Ryding celebrates his slalom win in Kitzbuhel on January 22, 2022. (Photo by Alexander Hassenstein/Getty Images)
Picture by 2022 Getty Images

His first Olympic experience came at Vancouver 2010 where he finished 27th. Another step.

"Yeah, I'm still trying to make the next step, it's to be more consistently on the podium, and then after that it's more consistently first.

"They're the logical steps and you've just got to follow each step. And some people go through it quicker than others, the Henrik's, the Marcel's. These guys are pretty special, but they've still learnt it when they were young...

"For myself, I had to learn it later than than they did."

He didn't do it alone though, he's had support all around him, as he said in Kitzbuhel:

"I always believed I could do it, I always thought 'I can do this' I know my family at home, my fiancé at home will be over the moon and they've been on a hell of a ride with me, my coach has been with me for 12 years."

That coach is Tristan Glasse-Davies, who helped re-wire Ryding's technique after the Vancouver 2010 Winter Games, the two training in indoor snow parks for months on end to get it right.

In Kitzbuhel you could audibly hear Glasse-Davies roaring from the coaches area.

"I've got to say thanks to everyone," Ryding continued, "finally Britain has won a race and hopefully it makes it easier for the next guys because damn it was hard work."

The time that Dave Ryding made Marcel Hirscher cry

The story goes that on watching Ryding's story in a documentary, double Olympic champion ski great Marcel Hirscher was moved to tears.

"It's funny," says Ryding. "Marcel's three years younger than me, but he was on the World Cup probably five six, years before me and had won his overall title before I'd even scored any World Cup points.

"So I always saw Marcel as older than me... But I remember him saying that, and his father married a Dutch woman, he used to coach on the dry slopes there so he knows what dry slope skiing is about.

"And for him to say that about about me, that's one of the best things I've ever heard, because he is arguably the greatest of all time, eight overalls in a row.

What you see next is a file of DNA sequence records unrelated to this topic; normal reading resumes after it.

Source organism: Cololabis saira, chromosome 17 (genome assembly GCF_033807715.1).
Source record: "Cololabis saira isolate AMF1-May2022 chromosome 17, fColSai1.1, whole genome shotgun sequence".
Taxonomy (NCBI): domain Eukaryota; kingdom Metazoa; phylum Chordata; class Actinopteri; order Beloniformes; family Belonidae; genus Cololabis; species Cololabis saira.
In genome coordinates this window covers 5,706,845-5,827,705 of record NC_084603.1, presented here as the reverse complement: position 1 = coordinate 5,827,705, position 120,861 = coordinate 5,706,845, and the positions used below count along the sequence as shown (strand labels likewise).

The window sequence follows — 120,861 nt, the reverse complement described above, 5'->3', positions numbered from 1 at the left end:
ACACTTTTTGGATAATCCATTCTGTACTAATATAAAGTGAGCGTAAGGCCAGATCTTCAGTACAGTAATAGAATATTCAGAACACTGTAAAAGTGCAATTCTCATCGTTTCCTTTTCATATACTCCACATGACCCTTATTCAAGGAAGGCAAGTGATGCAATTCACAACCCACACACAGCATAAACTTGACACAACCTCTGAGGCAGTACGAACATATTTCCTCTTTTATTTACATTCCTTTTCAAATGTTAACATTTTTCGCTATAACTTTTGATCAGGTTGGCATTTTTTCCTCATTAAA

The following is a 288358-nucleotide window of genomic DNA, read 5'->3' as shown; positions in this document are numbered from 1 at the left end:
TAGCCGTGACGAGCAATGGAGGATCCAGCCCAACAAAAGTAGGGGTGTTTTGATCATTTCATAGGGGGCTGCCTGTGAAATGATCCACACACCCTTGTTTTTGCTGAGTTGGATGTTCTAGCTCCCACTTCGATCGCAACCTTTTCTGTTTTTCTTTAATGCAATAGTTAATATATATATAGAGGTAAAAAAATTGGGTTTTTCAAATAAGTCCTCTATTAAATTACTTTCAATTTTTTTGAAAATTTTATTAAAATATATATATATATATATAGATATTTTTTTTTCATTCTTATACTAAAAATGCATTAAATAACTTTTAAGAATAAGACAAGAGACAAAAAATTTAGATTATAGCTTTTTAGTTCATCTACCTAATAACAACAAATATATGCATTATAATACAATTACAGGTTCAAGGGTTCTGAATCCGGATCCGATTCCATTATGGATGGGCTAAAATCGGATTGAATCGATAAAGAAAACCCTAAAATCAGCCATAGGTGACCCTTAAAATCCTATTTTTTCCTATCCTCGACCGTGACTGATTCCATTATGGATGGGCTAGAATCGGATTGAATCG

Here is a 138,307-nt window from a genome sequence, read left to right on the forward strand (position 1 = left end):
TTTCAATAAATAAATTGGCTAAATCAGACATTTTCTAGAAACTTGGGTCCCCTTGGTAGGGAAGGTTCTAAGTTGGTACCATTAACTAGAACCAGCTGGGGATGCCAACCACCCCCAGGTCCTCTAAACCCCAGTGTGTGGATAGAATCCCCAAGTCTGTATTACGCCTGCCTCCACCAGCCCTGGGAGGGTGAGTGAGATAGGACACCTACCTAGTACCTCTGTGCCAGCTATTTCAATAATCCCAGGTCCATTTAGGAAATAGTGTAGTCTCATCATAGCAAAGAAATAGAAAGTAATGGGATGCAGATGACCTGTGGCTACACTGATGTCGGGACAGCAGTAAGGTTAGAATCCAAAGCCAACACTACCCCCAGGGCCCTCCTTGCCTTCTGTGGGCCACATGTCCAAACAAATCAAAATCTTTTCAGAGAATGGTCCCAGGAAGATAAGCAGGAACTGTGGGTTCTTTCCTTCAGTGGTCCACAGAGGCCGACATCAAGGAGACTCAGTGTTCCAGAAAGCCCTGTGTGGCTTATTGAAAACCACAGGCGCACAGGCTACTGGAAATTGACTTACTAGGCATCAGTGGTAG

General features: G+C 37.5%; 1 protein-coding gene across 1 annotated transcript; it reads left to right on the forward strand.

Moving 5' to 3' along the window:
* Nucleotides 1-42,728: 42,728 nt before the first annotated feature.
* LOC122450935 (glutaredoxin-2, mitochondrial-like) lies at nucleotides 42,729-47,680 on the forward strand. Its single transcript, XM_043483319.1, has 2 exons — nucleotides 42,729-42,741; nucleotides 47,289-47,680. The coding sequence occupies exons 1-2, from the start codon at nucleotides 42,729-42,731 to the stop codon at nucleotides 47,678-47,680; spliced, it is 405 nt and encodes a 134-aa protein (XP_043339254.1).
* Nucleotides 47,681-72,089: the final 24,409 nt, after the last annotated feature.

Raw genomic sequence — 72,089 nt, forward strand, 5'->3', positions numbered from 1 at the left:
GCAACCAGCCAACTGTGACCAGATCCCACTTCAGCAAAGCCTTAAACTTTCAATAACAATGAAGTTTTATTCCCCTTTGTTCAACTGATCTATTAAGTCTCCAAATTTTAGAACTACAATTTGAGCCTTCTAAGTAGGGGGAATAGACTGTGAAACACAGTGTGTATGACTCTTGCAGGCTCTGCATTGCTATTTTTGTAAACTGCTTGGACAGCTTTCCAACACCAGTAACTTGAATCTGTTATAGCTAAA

"For me, he's the greatest. OK, I wasn't around for (Ingemar) Stenmark, so I don't fully sense it, but I raced Marcel, and he was an absolute animal and so difficult to beat, I only ever beat him in his last ever race.

"But yeah, for him to say that about me really, really touched me because he took an interest in my story and also understood it because of his father's roots on the dry ski slopes in the Netherlands.

"And now I'm marrying a Dutch girl as well!"

Dave Ryding Olympics

Now heading into his fourth Olympics as British team captain and a genuine medal threat, it could be history in the making once more.

And that Olympic trend that Ryding is out to continue?

When Andre Myhrer took slalom gold four years ago in PyeongChang he was 35 years old, the oldest winner ever.

Rewind four years further and it was Austria's Mario Matt on top of the podium in the Sochi 2014 slalom - at 34, he was the oldest winner ever.

Born in December 1985, should Ryding top the podium in Beijing he would be... You can fill in the rest.

"Yeah, I'll be thirty five and I'd love to keep that trend going," he says.

"But ya, like with anything you need experience, whether it's skiing Adelboden for the tenth time compared to your first time, it makes a difference and it's very underestimated the experience needed on these slopes.

"So for sure, I'll be at an advantage taking that (Previous Games experience) into the Olympics. I've still got to deal with the pressure, but hopefully I know more than what others will.

"I've never skied on the slope, same as anyone else. But yeah, I'd love to keep the trend of that age group going in Beijing."